Christ Alone- Saturday, 22nd week in ordinary time – St Paul’s letter to the Colossians 1:21-23
It was Epaphras who brought the ‘Good News’ of Jesus Christ to the Colossians, and not Paul. We know, from the letter to Philemon, that this new Church met in the home of Philemon, his wife Apphia and their son Archippus. It is from this home that a slave by the name of Onesimus had run away and come to serve Paul who was under house arrest, necessitating the letter of Paul to Philemon, asking him to take Onesimus back as a brother, not merely a slave (Colossians 4:9, Philemon 8-21).
This community of Colossae is now under threat. Heretical (false) teaching had crept in no sooner than Epaphras left to labour with Paul in the mission field. Perhaps Epaphras thought that Paul and not he, would be best suited to clarify the matter to the new converts ‘in Christ’; after all Paul was the apostle ‘of Christ’.
The content of the heresy or false teaching was eclectic. It contained a mixture of Jewish legalism, Greek speculation, and the mysticism of the Orient, and this false teaching was causing problems in the ‘knowledge of God’ that Epaphras has sown in them. Paul now writes to correct the problem; an inadequate theology, which he calls a philosophy and an empty deceit (Col 2:8).
This empty deceit, a creation of ‘human tradition’, demanded among many things, a belief in a particular philosophy that accepted ‘elemental spirits of the universe’ (2:8), a certain acceptance of dietary regulation, observances of festivals, new moons and Sabbaths; all no doubt the remnant of their old Jewish way of life. Also thrown in for good measure was an asceticism which denied them the right to ‘handle, taste or touch’ (2:21). All this was proposed in order to get close to God.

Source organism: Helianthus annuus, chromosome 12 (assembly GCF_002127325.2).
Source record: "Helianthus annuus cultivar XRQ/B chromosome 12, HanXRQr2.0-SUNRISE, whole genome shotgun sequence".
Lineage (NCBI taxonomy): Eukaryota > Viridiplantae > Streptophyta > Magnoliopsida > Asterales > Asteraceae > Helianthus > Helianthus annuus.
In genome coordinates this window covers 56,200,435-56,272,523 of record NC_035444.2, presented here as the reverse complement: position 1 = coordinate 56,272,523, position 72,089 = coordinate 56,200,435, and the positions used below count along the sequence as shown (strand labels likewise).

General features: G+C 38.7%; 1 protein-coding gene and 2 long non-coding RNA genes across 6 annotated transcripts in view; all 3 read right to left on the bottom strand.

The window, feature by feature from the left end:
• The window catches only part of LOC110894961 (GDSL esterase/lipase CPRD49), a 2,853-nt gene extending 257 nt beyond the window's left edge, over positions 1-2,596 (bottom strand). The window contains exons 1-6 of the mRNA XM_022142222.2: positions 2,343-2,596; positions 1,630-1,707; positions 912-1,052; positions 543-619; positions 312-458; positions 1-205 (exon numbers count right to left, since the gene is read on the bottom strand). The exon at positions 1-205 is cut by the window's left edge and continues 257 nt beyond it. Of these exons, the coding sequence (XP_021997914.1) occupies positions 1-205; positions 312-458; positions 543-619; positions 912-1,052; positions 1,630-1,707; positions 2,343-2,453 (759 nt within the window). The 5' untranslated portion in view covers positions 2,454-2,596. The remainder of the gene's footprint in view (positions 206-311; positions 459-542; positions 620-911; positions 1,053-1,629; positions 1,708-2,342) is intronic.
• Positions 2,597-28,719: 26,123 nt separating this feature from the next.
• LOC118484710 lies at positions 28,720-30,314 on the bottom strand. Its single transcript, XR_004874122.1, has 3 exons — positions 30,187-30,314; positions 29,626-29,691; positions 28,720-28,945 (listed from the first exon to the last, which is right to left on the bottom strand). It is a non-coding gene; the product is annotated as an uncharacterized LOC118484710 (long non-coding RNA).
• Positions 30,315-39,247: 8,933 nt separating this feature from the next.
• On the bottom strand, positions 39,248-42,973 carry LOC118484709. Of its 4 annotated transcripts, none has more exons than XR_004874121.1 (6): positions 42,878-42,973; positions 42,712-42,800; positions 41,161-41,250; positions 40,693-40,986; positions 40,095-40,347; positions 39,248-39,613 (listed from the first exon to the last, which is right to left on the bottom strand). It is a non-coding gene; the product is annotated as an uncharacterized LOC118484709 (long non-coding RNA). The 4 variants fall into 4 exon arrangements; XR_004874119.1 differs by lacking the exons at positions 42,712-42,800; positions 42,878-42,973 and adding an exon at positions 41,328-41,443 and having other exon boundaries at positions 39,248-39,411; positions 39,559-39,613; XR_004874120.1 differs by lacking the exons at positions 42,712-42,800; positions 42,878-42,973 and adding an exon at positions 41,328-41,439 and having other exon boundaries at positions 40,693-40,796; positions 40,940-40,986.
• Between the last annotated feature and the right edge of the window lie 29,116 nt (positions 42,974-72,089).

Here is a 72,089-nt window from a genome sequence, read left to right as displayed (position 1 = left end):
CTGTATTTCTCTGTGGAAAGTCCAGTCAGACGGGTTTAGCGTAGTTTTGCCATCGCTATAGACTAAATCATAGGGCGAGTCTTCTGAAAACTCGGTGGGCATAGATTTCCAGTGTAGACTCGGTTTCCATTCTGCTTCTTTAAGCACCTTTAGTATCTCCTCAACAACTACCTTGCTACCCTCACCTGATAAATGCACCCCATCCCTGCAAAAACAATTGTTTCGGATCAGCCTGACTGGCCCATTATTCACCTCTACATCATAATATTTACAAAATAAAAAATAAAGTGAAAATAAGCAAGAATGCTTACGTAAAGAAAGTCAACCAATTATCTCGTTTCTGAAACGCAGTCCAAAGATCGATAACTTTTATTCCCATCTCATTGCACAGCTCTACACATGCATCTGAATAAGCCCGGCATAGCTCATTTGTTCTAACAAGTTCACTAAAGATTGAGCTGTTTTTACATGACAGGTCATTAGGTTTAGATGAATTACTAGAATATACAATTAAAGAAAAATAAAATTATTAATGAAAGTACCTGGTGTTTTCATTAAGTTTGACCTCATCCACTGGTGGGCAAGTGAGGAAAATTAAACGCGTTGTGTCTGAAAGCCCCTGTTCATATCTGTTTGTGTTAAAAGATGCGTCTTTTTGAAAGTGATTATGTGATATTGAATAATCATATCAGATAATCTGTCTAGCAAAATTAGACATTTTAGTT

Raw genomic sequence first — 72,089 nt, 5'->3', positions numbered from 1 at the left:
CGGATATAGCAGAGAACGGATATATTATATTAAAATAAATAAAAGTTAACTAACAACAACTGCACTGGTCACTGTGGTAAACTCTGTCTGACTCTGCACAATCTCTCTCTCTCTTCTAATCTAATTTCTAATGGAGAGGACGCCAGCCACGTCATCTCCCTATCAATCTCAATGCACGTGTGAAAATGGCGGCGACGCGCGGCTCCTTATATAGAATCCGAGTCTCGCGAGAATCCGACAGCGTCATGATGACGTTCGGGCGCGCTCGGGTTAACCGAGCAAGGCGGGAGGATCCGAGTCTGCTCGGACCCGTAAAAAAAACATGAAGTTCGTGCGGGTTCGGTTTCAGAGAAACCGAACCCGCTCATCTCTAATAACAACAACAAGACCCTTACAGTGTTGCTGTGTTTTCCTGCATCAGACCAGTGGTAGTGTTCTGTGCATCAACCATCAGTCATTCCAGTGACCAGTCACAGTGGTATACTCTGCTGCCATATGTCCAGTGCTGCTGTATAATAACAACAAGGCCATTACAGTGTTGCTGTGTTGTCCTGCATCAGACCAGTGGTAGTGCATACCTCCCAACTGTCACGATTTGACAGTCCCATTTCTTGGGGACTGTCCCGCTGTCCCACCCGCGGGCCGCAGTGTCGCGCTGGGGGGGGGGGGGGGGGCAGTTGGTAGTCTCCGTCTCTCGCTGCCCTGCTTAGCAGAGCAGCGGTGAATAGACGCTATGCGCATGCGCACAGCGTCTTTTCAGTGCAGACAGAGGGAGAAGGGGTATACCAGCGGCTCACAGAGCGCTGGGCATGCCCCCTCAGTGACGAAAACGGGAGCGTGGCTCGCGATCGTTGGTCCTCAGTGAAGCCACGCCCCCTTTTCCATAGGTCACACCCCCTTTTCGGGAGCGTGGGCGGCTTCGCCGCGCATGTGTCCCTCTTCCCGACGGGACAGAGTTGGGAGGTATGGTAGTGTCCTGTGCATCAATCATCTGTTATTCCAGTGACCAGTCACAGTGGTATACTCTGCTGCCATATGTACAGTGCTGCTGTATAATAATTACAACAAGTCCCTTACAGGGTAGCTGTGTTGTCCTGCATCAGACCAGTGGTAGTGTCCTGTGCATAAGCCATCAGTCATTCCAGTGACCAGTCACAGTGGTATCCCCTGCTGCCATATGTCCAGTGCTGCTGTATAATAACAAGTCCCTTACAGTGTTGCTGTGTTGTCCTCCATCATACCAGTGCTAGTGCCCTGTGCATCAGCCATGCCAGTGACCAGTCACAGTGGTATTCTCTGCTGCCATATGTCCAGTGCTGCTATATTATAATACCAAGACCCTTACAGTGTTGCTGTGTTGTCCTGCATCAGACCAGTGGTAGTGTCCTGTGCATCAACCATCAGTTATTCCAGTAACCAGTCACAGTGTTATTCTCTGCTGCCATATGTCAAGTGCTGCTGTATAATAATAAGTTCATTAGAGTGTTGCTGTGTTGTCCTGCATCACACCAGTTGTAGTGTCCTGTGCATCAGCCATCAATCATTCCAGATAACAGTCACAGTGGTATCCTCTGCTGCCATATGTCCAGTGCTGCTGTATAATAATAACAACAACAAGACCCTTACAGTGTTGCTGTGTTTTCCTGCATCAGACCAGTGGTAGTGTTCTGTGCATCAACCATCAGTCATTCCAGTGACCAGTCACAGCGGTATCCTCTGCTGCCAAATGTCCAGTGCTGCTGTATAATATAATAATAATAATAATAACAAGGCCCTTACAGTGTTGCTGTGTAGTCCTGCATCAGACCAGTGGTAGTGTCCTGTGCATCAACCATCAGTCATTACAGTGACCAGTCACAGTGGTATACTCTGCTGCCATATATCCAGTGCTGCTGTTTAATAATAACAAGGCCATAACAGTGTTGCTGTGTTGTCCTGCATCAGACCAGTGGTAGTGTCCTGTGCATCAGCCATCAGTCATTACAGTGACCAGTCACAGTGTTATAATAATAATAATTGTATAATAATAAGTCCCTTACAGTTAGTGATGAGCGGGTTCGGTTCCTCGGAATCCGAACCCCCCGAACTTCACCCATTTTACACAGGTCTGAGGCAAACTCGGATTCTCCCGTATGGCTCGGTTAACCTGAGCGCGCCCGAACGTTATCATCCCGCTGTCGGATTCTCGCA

The pericope of today answers this question. Before Epaphras could bring the Colossians the Good news of Jesus, they lived in a world devoid of the knowledge of God’s will; of spiritual wisdom and understanding. The lack of this knowledge left them ‘estranged, hostile in mind and evil in deeds’ (1:21). By the death of Jesus on the cross they have not only been reconciled and forgiven by Christ himself, but He has also established them as holy ( 1:2), guiltless, and beyond reproach (1:22). The demands of the false teachers lie exposed. Christ alone is the answer.
The question that then remains is this; will the Colossians remain firm in holding on to the true faith? For all that has been promised by the death of Jesus, stands to be lost unless they ‘continue, securely established and steadfast in the faith, without shifting from the hope promised by the Gospels that they heard’ (verse 23).
The answer is to be found in the reading of the days to come.
Fr Warner D’Souza